Doctors, lawmakers and the pharma industry are rolling out the cannons against the Centers for Medicare and Medicaid Services (CMS) over a proposal that would reduce physicians' payments for pricey cancer drugs. The backlash comes a day after CMS unveiled the plan, and it could portend a messy battle as industry groups and healthcare providers fight the proposed changes.
Biotech's largest trade association, the Biotechnology Innovation Organization (BIO) says it's "gravely concerned" about the Medicare Part B proposal. Most of the pushback centers on cuts to physician and clinic reimbursements, which CMS says are designed to quash incentives to use pricier meds.
Normally, doctors get reimbursed the average sale price of a drug plus a 6% premium, which some say encourages them to choose expensive therapies. The new plan would lower the premium to 2.5% and add a $16.80 fee. The proposal is now in a 60-day comment period.
Cancer doctors and lawmakers are staging a vocal opposition. Some physicians said the proposal should be withdrawn because independent oncology practices will fold. And cancer centers and oncologists said curbing rising drug costs shouldn't be handled by reducing their payments.
"It is an understatement to say that this latest CMS initiative is misguided and a perilous cancer care policy," Ted Okon, executive director of the nonprofit Community Oncology Alliance (COA), said in a statement.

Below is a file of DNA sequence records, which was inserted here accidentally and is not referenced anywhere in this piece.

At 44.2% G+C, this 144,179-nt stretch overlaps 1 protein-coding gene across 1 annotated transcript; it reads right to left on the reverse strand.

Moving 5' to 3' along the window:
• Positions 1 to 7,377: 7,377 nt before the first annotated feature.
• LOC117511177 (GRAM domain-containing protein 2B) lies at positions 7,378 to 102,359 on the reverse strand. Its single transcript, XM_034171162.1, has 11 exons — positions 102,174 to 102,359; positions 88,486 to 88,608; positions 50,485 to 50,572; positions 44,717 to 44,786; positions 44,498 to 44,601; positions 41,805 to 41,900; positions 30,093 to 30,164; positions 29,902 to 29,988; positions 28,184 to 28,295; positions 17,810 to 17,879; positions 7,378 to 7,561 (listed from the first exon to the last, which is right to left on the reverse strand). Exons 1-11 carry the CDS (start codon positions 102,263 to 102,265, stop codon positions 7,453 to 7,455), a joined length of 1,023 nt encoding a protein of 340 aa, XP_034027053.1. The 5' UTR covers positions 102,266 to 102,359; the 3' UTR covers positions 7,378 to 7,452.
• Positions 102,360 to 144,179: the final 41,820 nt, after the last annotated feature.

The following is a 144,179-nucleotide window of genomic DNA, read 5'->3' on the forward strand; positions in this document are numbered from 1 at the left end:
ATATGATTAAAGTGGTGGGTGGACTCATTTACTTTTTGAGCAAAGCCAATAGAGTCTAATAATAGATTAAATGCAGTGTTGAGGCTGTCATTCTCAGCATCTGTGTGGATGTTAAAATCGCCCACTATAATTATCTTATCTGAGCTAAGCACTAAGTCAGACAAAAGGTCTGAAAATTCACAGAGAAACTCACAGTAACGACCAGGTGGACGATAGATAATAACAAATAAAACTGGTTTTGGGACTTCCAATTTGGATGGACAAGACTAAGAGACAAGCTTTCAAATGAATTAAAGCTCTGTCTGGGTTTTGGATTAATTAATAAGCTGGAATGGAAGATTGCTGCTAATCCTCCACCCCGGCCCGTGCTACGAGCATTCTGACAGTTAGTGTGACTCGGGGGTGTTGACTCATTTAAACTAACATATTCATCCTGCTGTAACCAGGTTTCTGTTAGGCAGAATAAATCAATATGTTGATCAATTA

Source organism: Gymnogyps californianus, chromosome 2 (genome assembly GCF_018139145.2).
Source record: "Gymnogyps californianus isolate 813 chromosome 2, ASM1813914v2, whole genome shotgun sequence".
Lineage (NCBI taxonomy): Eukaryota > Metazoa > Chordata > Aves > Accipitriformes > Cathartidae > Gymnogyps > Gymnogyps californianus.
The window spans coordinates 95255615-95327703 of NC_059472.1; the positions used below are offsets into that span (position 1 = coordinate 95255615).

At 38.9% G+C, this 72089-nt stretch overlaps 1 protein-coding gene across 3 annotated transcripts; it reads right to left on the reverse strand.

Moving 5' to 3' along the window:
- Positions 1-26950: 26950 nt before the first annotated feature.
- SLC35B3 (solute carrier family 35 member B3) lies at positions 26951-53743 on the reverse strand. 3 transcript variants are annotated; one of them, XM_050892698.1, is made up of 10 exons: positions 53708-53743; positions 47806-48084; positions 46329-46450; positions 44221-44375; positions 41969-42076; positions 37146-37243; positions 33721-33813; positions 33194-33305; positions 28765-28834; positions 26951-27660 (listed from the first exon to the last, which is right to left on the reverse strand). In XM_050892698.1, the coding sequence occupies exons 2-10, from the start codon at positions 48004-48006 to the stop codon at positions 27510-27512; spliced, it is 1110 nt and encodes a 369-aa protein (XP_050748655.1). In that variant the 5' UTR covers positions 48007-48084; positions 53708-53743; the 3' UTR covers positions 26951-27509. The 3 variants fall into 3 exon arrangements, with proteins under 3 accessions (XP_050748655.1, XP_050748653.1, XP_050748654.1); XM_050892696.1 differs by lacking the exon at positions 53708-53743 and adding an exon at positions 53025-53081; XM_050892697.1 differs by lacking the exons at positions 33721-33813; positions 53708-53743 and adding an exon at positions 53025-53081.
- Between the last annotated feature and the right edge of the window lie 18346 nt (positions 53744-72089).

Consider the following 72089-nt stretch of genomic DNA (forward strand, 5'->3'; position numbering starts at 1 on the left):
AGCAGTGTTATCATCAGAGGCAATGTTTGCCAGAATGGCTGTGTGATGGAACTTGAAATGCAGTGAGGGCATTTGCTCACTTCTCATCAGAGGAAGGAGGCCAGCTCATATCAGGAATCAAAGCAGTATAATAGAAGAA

"It will only serve to accelerate the consolidation of cancer care into the more expensive hospital setting and undermine the physician-patient collaboration on the treatment of cancer. I thought we were at war on cancer, not cancer care," he said.U.S. Sen. Orrin Hatch (R-UT)
Republican lawmakers are lodging their complaints, too. "Yesterday's announcement marks another troubling example of unelected bureaucrats making decisions behind closed doors that impact the American people and their healthcare," Sen. Orrin Hatch (R-UT) and Reps. Kevin Brady (R-TX) and Fred Upton (R-MI) said in a statement.
The CMS is standing by its proposal. The changes would pay doctors for the cost of every drug, unlike the current system which penalizes doctors if the right drug is cheaper, administration officials said. Patients will not have any trouble accessing the meds and might actually get better care under the new system, the agency says.
But the changes would likely affect drugmakers making pricey meds, SunTrust analyst Yatin Suneja said in a note to clients. The CMS' move "could reduce incentives for physicians to prescribe expensive medications such as oncology drugs and biologic therapeutics," Suneja said, especially when similar, cheaper meds are available.
Case in point? Regeneron's ($REGN) retinal disease drug Eylea. The med "is likely to be most at risk from this proposed rule change" as it faces competition from Roche's ($RHHBY) cheaper alternative Avastin, Suneja said.
- get the BIO statement
- here's the COA statement
- read the release from Sen. Hatch and Reps. Brady and Upton
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